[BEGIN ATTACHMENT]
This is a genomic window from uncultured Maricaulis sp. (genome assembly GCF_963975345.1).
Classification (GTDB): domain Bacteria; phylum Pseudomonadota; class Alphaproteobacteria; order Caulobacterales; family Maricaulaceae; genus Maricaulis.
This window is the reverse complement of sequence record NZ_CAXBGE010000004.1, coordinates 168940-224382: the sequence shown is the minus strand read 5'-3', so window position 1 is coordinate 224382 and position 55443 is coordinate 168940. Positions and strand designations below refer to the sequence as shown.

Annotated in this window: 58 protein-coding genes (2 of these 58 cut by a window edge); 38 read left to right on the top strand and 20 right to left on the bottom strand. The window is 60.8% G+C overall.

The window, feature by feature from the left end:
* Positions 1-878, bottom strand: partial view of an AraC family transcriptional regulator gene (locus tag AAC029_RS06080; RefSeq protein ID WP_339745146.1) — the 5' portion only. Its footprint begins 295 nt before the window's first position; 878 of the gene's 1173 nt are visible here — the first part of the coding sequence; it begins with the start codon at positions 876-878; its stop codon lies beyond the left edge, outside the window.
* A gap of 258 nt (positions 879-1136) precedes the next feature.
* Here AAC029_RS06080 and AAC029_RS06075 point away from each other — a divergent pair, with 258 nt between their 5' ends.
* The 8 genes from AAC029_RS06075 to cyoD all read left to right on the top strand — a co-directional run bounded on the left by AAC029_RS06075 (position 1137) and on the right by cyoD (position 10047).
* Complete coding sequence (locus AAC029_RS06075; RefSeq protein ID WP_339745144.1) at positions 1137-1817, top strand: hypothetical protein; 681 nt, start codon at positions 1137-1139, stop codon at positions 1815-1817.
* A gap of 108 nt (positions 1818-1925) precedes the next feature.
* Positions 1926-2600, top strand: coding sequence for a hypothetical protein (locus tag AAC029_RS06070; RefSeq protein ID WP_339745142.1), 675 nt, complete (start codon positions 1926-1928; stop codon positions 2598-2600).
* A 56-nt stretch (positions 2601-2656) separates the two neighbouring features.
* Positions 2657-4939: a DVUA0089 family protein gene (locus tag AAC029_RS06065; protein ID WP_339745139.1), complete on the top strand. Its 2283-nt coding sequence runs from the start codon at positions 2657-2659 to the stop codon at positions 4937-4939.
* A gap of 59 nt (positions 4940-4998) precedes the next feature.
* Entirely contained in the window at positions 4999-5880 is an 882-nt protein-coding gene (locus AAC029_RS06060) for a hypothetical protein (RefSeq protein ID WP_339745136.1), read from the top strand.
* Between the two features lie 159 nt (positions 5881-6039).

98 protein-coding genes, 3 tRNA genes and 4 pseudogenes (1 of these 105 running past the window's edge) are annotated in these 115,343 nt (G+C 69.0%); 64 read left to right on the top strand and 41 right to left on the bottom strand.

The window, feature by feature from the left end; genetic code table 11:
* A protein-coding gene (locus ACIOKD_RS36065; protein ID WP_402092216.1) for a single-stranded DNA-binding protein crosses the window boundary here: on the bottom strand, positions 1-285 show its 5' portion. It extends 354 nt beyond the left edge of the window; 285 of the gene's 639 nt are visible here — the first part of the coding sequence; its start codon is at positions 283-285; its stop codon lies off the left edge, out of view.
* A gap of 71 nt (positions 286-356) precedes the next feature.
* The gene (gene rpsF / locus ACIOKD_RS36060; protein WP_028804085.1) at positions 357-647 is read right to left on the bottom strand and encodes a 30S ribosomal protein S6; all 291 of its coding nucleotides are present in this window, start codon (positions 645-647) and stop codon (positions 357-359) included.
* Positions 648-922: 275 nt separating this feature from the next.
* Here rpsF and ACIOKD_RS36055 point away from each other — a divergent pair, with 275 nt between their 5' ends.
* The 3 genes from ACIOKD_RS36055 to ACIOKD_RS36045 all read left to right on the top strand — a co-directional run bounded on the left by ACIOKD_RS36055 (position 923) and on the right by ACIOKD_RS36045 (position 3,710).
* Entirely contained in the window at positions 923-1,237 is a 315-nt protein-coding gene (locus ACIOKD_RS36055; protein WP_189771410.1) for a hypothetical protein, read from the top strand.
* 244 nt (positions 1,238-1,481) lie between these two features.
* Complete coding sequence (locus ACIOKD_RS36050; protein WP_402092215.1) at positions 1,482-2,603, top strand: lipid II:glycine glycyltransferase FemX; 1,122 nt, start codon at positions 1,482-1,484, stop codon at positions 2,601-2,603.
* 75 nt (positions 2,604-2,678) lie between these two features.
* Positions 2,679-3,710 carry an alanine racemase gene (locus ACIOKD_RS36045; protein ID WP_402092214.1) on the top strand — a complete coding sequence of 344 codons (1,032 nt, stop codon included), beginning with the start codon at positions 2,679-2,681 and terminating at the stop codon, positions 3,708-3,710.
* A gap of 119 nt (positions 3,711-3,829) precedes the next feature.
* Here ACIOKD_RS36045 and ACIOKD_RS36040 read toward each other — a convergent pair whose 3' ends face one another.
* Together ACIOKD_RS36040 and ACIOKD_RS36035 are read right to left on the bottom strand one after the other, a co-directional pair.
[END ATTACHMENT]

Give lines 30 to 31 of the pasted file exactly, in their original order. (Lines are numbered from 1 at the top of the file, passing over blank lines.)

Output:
* Positions 2,679-3,710 carry an alanine racemase gene (locus ACIOKD_RS36045; protein ID WP_402092214.1) on the top strand — a complete coding sequence of 344 codons (1,032 nt, stop codon included), beginning with the start codon at positions 2,679-2,681 and terminating at the stop codon, positions 3,708-3,710.
* A gap of 119 nt (positions 3,711-3,829) precedes the next feature.